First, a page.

Maybe, but since they are muscles they can be conditioned to deal with the load. The same thing is not true of a supination curve or slider since they put the load on ligaments.
This isn’t just my opinion, it’s a standard in baseball.
A 2-Seamer is described as a sinker because it doesn’t stay up as much as a 4-Seamer does.
If a ball sinks due to topspin, then it falls into the category or a splitter.
Maybe, but my definition fits with the definitions of most baseball people. You are free to use the word “up” when most people use the word “down”, but you’re going against the generally accepted usage of the term.
Though I agree that a sinker is held like a two seamer with the index and middle finger running along the seams, it is the thumb position that makes the pitch successful. When thrown correctly, the pitcher should run their thumb along the index finger side of the ball. This vital positon is what gives the pitch “run” to right-handed hitters.
When thrown correctly, the sinker can be an awesome pitch, especially in the HS setting. Although, I think you can see by the pitch’s popularity it is successful at all levels as well.
Chris is correct when he says that the pronation is not a twisting but a subtle movement. It’s just the angle of the hand at release.
Coach Kreber, I don’t think thumb position makes a pitch a sinker. While it can help to make the ball sink, it is not what defines a sinker. Every pitcher is completely different, and sink can be achieved with 2 seamers and 4 seamers. I throw all four seamers, but if you saw me pitch you would say that when my ball is down it has good sink and run, but when it stays up it only runs. You would probably guess that I throw 2 seamers.
I along with most everybody else generally supinate when I turn a doorknob since that is the way most doorknobs are made to work and it is a very natural motion. Of course they make doorknobs that way because supinating feels more natural. When you reach out to grasp the doorknob your hand is either pronated (palm down) or neutral (handshaking position) and then you supinate (toward palm up) to turn it. Any additional pronation past palm down, i.e. pronating to turn a doorknob would certainly be unnatural.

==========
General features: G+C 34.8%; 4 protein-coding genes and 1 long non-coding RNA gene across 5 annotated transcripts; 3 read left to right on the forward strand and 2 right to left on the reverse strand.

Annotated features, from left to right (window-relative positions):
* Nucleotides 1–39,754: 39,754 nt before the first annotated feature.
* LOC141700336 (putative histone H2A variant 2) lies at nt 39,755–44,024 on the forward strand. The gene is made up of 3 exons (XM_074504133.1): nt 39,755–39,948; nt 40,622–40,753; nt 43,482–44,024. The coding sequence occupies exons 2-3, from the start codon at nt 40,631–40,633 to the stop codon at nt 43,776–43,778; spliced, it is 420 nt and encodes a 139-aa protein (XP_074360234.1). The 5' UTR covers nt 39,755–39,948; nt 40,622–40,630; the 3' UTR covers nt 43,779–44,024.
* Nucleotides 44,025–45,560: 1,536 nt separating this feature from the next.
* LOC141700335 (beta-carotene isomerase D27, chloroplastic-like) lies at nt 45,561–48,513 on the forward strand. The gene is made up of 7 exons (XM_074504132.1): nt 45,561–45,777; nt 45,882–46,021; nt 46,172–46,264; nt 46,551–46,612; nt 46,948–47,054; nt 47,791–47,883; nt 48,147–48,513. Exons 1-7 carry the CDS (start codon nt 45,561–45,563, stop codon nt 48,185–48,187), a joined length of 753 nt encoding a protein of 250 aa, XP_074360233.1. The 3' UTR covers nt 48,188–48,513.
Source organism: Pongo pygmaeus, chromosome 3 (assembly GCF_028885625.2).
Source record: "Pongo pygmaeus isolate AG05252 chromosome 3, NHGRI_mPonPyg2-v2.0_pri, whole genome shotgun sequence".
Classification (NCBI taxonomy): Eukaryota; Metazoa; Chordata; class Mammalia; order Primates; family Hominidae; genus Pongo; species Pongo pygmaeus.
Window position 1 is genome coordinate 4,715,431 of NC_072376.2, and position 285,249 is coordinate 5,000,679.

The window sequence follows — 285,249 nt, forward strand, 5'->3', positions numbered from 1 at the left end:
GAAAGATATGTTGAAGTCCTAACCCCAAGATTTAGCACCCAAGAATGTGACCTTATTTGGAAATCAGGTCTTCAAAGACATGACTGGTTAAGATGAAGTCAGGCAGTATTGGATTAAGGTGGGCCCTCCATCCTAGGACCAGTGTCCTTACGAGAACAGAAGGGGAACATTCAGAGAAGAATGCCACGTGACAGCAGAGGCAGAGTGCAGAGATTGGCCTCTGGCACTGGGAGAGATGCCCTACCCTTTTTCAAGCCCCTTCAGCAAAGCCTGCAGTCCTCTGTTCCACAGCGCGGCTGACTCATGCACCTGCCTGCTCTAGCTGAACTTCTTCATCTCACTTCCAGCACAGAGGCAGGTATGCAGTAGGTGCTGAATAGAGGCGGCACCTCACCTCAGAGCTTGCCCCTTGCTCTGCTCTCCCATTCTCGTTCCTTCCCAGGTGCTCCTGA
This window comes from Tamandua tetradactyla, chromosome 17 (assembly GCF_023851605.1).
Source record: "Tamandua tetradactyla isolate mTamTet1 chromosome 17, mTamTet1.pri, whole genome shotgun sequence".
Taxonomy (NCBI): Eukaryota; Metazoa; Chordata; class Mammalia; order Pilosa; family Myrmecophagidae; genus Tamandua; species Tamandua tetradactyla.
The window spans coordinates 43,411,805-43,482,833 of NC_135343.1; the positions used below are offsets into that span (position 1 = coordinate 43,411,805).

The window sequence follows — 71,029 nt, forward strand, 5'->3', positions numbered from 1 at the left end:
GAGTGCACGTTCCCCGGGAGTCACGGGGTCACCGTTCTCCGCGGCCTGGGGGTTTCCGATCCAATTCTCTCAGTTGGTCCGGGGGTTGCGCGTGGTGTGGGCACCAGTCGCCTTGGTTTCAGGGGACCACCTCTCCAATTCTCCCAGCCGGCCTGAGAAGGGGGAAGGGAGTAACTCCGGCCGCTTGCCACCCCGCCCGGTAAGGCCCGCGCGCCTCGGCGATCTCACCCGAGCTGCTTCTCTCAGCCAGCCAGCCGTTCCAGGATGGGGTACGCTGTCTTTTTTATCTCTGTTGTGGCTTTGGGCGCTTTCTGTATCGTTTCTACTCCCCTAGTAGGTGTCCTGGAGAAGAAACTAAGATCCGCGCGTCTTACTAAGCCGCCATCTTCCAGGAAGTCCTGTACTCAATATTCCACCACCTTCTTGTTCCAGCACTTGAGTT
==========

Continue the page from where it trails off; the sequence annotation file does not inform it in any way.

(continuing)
So Chris other than your not know what you are talking about what does turning a doorknob have to do with pitching?
Not to be argumentative, but I’m a contractor and every lockset I’ve ever installed that uses a knob works in either direction. I’m righthanded and when I open a door I pronate my forearm.
Don’t think it’s been mentioned yet but throwing a screwball causes all rotation of the hand and forearm to be in the same direction that the hand and forearm rotate after release of the ball. The hand and forearm almost always pronate after release regardless of which pitch was thrown. Breaking pitches that involve supination require an abrupt change of direction from a position of supination to a position of pronation. This is part of what is hard on the elbow when throwing curves and sliders. With the screwball, there is only pronation so the change of direction is eliminated.
[quote=“CADad”]I along with most everybody else generally supinate when I turn a doorknob since that is the way most doorknobs are made to work and it is a very natural motion. Of course they make doorknobs that way because supinating feels more natural. When you reach out to grasp the doorknob your hand is either pronated (palm down) or neutral (handshaking position) and then you supinate (toward palm up) to turn it. Any additional pronation past palm down, i.e. pronating to turn a doorknob would certainly be unnatural.
So Chris other than your not know what you are talking about what does turning a doorknob have to do with pitching?[/quote]
Coach 45 is right.
All the doors in my house can be turned either way, but i always pronate my wrist to open then. When i throw pitches that require me to supinate my wrist, my wrist ends up as it would be when im done throwing a screwball, in fact, thats the way my hand naturally comes to rest.
Just go to the door without thinking about it and turn the doorknob. I guarantee you’ll turn the knob clockwise.
For me, it depends in the door. Which side of the door the knob is on and how close the knob is to a well.
But I generally pronate.